Ebenezer is one of the 21 kids who came out of slavery on Lake Volta. He is very angry. He has deep emotional scars from his time on the lake and the cruelty he endured there. Kimberli (his adopted mom) and I started a behavior chart for him similar to Peace's. Only I have to check up on him by half days, because asking him to make good choices for a full day is a little overwhelming for him right now. I just started with him on Sunday, and he has already earned 4 stickers! I am proud of him for starting off well. He is a smart boy, but he just has so much anger. It is important for him to learn to control his anger now before it becomes an ingrained response. Pray that he continues to make good choices in handling his anger.

Monday, November 23, 2009


As I was getting on the plane back in August to come to Ghana my dear friend Kami told me that life would be full in Ghana. Full of challenges, full of joy, full of frustration, full of learning, full of wonderful moments. Of course she was right. Life is quite full here. Of all of the above. It is quite overwhelming at times. I hardly have time to process the things that are going on around me. I can hardly sit down and let my mind rest because as soon as I sit down I think of the lesson plans, the grading, the children who need tutoring, there is a never ending list of needs. The longer I am here the more needs that I see. I wish I had time to properly address them all.

There are spiritual, emotional, physical, and educational needs. It seems that many of the children just go through the motions of the daily devotions and rote prayers. I ache for them to truly experience a genuine relationship with God. There are many children with deep emotional scars from either being trafficked, watching their parents die, or being abandoned by family. There are children in need of basic needs like backpacks, shoes, glasses, etc. And there are many children who desperately need some basic reading and math skills. I wish desperately I could help them all. It all hit me like a brick Saturday morning and I just sat down and cried. I couldn't stop the tears in thinking of all of these precious children and how many things I wish I could do for each of them. I know I can't expect myself to meet every need of every child. I just get overwhelmed sometimes with thinking what I would love to be able to do for them. I know all the cliche phrases about just doing my best, or just doing what I can and knowing that is enough. My current teaching/tutoring/mentoring wears me out as it is physically and emotionally. Pray that my patience and love for these children will be in abundant supply. It seems to be running low by the end of each day.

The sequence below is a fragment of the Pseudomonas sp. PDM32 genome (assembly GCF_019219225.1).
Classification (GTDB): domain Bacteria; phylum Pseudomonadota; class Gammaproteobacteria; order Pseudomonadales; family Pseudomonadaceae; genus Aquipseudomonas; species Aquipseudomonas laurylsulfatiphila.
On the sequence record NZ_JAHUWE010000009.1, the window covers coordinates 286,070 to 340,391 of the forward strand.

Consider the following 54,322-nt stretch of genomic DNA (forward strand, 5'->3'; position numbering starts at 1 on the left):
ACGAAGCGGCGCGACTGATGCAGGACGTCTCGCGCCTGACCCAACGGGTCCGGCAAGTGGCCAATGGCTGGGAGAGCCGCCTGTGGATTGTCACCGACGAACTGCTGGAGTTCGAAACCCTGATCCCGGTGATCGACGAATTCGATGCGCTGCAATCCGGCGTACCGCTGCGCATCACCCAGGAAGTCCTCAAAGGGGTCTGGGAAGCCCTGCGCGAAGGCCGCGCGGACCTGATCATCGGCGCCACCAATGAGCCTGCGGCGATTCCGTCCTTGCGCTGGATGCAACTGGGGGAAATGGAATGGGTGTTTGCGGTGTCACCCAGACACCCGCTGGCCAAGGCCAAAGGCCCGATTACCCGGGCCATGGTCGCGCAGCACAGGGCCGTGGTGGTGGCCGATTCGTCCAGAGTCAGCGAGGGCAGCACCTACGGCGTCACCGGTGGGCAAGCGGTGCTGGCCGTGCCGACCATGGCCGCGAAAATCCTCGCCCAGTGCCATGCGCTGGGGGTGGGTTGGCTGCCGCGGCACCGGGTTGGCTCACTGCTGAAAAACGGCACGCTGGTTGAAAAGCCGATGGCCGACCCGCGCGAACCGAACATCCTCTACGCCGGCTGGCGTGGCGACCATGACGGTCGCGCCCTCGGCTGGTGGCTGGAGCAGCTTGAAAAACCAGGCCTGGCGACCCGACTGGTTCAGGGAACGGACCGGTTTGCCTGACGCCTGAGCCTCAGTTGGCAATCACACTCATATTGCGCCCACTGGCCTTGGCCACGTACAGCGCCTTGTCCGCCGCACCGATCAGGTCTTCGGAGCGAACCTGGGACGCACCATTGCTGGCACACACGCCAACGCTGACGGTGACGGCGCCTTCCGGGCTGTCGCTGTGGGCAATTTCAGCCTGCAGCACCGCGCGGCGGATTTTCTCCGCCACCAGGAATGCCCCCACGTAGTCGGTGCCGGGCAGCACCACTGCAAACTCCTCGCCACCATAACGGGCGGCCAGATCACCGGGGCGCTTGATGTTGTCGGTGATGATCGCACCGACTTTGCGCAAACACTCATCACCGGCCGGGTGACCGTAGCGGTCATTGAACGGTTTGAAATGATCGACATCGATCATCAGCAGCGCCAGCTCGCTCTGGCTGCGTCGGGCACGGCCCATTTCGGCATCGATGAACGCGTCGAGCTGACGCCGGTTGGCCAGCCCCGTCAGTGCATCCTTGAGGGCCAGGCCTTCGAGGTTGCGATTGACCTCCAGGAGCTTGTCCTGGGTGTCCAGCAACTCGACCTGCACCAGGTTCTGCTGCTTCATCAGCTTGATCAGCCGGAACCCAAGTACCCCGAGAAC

Sunday, November 22, 2009


I removed the the crocodile story because it was just a little joke on Colleen's mom... Sorry Mary! We couldn't resist!

Friday, November 20, 2009